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Re: [rdfmsQnameUriMapping-6] Algorithm for creating a URI from a QName in RDF Model?

From: Patrick Stickler <patrick.stickler@nokia.com>
Date: Fri, 31 May 2002 15:46:06 +0300
To: ext Graham Klyne <GK@ninebynine.org>
CC: www talk <www-talk@w3.org>
Message-ID: <B91D4B3E.15DAD%patrick.stickler@nokia.com>

Fair enough.

And of course I wasn't saying there was no place for proprietary
solutions. I guess it all boils down to where one would like to
draw the line -- or how general one feels certain functionality is
(the more general, broadly used, the greater the motivation for



On 2002-05-31 14:35, "ext Graham Klyne" <GK@ninebynine.org> wrote:

> Patrick, I don't really disagree with much of what you say here.  I don't
> plan debate the finer points.  But I'll suggest that even in an open
> network there's a place for proprietary usage.  Many of the more successful
> standards started out as proprietary usage which found a wider audience.
> In my case, the /id.../ convention is my way of informally indicating an
> intended usage.  The actual usage will determine the appropriate response
> when trying to retrieve a document.
> As for using RDF to expose information about the URI usage within a domain,
> I think that's a fine idea, and another debate.  I don't yet feel the need
> to enter those waters.
> #g
> --
> At 02:20 PM 5/30/02 +0300, Patrick Stickler wrote:
>> On 2002-05-30 12:07, "ext Graham Klyne" <GK@NineByNine.org> wrote:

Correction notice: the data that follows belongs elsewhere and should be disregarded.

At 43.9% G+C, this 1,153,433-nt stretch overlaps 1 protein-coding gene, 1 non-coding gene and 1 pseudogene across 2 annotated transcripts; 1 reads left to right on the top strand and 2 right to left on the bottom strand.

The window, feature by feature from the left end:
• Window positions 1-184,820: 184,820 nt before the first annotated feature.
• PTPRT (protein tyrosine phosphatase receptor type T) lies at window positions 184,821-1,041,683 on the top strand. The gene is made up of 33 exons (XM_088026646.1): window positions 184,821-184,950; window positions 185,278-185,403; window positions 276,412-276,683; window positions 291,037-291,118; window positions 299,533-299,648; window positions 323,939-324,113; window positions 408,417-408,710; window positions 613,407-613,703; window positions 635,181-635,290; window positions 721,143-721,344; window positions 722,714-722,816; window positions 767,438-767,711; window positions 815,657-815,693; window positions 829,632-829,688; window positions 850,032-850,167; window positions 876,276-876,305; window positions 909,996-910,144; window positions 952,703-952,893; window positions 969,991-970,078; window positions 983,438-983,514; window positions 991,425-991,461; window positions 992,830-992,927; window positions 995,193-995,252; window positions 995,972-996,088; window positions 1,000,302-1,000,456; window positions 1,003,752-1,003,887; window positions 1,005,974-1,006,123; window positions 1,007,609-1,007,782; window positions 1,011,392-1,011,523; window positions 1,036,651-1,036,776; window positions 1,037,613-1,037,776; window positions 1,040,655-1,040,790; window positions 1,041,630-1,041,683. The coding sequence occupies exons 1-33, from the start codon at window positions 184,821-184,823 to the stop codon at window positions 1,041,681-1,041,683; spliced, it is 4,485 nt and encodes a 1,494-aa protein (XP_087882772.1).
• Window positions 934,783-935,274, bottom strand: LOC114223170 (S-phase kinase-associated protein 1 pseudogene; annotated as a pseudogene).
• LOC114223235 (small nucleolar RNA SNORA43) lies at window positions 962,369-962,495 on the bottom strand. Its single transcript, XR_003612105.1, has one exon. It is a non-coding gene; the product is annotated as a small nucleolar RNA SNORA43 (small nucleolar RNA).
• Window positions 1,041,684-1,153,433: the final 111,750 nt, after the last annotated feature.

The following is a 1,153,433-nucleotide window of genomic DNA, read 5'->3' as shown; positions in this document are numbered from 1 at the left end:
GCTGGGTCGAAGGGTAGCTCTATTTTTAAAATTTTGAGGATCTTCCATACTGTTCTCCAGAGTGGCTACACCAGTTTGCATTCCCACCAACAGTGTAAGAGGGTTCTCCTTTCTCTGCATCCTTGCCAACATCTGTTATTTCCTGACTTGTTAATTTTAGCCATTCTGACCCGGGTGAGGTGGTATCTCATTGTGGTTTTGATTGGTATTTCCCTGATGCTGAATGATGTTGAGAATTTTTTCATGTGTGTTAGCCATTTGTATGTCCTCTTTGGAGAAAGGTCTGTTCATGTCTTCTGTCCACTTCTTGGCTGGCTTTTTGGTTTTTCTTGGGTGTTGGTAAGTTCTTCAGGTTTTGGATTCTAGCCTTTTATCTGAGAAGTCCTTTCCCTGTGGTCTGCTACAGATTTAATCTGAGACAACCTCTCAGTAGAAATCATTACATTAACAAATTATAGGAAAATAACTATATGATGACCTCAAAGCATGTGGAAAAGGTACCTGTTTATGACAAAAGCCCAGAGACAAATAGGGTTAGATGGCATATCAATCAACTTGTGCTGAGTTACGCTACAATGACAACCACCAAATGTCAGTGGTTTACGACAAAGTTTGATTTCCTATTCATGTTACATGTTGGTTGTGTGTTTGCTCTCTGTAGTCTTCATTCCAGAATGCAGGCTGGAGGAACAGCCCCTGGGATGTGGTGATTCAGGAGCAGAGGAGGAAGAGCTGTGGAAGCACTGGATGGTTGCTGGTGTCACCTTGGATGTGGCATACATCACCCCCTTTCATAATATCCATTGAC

>>> At 09:15 AM 5/30/02 +0300, Patrick Stickler wrote:
>>>> On 2002-05-29 15:05, "ext Graham Klyne" <GK@ninebynine.org> wrote:
>>>>> .. (e.g. I have a
>>>>> convention in my web space that http://id.ninebynine.org/ is used for
>> such
>>>>> abstract identifiers.  I think it helps to clarify the intent, but it
>>>>> doesn't make all the problems go away, such as my second question above.)
>>>> Tut, tut, Graham ;-)
>>>> How is this any different from voc://ninebynine.org/... except that the
>>>> convention is not standardized and the semantics that the URI denotes an
>>>> abstract resource is specific/proprietary to your own practices?
>>> Exactly that!
>>> It's not standard, and it's something that I as owner of the domain space
>>> choose to do.
>>> It does nothing to change the universal elements of interpretation of a
>> URI.
>> But a human (or software agent) would have to understand the prose
>> provided on your site to know that a 404 response was not actually